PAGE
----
My hubby had knee problems, especially his left knee which was injured years ago playing squash. He's done knee exercises and does a lot of cycling which did help. When he started running (it was the only way to see me!) he had knee problems again. A gait analyst suggested seeing a podiatrist for orthotics. He was diagnosed with flat feet - he knew they were flat but didn't think they had caused any problems> However, having paid £120 for orthotics, he's had no problems with his knees since. he also stands taller as his feet aren't leaning inwards all the time. He has two pairs - one for his work shoes and one for his running shoes. They need sending off each year at a cost of £20 per pair for upgrading the wear and tear he puts on them. We think it's money well spent.
20/10/2003 at 16:34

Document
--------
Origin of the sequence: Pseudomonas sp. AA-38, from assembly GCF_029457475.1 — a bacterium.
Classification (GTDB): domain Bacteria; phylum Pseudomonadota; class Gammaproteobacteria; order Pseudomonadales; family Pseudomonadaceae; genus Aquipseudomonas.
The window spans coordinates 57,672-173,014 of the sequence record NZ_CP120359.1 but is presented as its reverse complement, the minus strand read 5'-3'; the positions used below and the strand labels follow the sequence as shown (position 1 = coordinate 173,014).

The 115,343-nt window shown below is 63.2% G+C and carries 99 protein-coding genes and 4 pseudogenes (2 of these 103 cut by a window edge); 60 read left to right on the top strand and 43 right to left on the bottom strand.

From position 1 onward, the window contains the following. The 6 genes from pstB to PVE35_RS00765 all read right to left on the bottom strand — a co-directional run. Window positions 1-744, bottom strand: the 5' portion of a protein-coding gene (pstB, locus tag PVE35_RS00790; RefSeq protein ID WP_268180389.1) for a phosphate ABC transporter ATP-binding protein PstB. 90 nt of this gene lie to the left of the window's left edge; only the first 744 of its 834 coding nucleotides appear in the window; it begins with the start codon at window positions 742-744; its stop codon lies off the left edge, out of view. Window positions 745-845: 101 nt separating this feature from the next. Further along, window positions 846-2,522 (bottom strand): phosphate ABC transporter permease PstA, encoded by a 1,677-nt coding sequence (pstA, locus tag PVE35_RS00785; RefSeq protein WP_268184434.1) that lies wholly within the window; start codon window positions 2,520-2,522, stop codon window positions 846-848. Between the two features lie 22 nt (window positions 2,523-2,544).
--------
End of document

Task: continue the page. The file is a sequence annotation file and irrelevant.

However dull the subject there are always plenty of (valid) opinions. Pantman is probably right that pronation/supination can/should be sorted out with exercises, but orthotics are just a much easier, once-off solution.
I picked up an ITBS-related hip ache and the beginnings of shin-splints from doing too much too soon I think, and went to podiatrist, thinking I would treat the cause, not the symptom. He did the whole gait analysis thing, declared that I pronate and recommended orthotics. The way he put it was that if you're long/short sighted you get glasses and don't think twice, and the same applies to feet and orthotics.
Anyway I got the orthotics, a good sports massage sorted out my hip, and touch wood I have had no problems since and just run my first marathon. I'm happy with them.
D1
20/10/2003 at 17:05
Thanks both of you - think I'd be ecstatic, Capricorn, if I'd just run yr time - many congrats!!!